Palmer Square, the town center that has been developing ever since its 1929 groundbreaking, received the Regional Planning Board of Princeton's long-awaited approval Thursday to build on a vacant expanse along Paul Robeson Place.
The project's developer, Palmer Properties, LLC, now has the go-ahead to assemble 100 residential units in seven buildings over 4 acres of land. The complex will contain 80 multi-family units, 19 townhouses, and one flat.
The approval comes on the heels of a conflict with the Princeton Borough Engineering Department over parking requirements to mitigate the anticipated increase in cars for the development. Borough ordinance calls for 1,022 while the Palmer plan supplied only 1,008 spaces. However, that plan also calls for 18 tandem spaces, also known as stacked parking, that would put the developer above the required space count.
Despite the additional parking from the tandem arrangement, a parking variance was required. While the tandem parking does not increase the official space count under Borough ordinance, an advisory branch of the Planning Board urged the developer to proceed with that route to offset the parking needed.
The unanimous Planning Board approval did stipulate that Palmer Properties participate in a Planning Board subcommittee assembled to iron out parking management detail, a provision the developer initially balked at, but eventually seemed to accept.
"Parking is such an important issue," said Borough Mayor Mildred Trotman, also a Planning Board member. "It is important to resolve all parking issues now, because if there is a problem in the future, it could place a negative impact on the Central Business District and surrounding neighborhoods."
While this development itself had been in the making for roughly 25 years, including time taken to consider if the site, then known as Hulfish North, were appropriate for the Princeton Public Library, it did receive preliminary Planning Board approval in 1990. But that previously approved plan outlined only 97 units, and did not include affordable units, and under the former Borough ordinance that has since been revised, none were required.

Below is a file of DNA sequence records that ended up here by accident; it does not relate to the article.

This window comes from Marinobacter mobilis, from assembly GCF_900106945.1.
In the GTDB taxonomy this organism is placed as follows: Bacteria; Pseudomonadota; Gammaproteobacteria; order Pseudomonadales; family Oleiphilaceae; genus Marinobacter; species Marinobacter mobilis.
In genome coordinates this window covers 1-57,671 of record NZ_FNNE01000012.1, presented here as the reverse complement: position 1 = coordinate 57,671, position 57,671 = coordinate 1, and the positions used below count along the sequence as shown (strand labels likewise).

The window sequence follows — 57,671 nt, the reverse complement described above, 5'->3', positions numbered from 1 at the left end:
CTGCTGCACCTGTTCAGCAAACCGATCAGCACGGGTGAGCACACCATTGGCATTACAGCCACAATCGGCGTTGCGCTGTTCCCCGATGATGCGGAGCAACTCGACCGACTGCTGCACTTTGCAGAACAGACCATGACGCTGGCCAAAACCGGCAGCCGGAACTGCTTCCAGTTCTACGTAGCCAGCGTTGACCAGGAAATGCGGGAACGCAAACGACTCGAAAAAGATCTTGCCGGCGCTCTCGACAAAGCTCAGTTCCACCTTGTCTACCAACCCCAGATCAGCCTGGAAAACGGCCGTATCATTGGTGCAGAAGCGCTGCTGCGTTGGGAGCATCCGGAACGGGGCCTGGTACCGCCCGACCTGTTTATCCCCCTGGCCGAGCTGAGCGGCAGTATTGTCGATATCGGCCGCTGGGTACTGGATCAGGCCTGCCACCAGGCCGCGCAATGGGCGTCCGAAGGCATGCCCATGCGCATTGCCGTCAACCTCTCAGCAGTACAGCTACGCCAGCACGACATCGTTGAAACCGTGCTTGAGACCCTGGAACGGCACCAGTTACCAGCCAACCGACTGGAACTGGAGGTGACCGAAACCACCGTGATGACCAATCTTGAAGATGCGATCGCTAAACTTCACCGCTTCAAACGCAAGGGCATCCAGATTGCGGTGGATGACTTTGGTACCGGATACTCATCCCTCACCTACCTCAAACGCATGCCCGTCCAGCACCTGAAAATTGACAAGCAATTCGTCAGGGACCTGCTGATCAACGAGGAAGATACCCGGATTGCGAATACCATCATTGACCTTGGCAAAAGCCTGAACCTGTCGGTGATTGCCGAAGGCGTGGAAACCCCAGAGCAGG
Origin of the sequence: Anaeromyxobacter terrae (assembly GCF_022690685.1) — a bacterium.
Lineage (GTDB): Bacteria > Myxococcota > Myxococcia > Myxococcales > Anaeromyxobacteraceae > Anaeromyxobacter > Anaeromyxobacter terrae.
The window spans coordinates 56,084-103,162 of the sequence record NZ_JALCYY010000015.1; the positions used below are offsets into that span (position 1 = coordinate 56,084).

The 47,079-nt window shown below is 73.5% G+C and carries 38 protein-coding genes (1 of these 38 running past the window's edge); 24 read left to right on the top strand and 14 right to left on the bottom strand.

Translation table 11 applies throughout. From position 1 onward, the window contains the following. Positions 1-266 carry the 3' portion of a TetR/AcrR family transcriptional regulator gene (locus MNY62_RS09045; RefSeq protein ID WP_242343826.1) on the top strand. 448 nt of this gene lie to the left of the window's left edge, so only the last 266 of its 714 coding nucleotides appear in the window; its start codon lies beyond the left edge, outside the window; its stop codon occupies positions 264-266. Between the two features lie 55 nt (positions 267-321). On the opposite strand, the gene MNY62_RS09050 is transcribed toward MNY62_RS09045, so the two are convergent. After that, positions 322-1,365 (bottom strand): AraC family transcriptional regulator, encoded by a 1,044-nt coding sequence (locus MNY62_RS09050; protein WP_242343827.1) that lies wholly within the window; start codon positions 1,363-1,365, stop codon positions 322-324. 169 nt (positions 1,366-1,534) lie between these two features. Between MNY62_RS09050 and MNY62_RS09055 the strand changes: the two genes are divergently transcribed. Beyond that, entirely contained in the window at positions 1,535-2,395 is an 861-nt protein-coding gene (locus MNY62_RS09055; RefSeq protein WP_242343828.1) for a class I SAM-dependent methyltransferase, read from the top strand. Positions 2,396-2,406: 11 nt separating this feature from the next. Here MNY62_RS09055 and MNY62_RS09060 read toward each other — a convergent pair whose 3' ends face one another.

The amended application includes three additional units, but requires Palmer Properties to designate 10 rental affordable housing units. However, those units are not required to be part of the new development and can be placed within Palmer Square's holdings, in the Palmer Square area.
The 16-year time gap between the initial 1990 approval and last Thursday's nod was largely due to an ongoing disagreement between Palmer Square and the Borough regarding the inclusion of affordable housing. An agreement was finally memorialized between the two parties in January 2004 stipulating that if three units were to be added to the plan, Palmer Square would have to return to the Planning Board and include the affordable units as part of the application.
The Planning Board was not involved in that agreement.
The Palmer plan can be traced back to 1981 when Palmer Square won approval for the expansion of the Nassau Inn, completed in 1985. Palmer Square representatives have targeted the spring of 2007 as a likely date to start construction.
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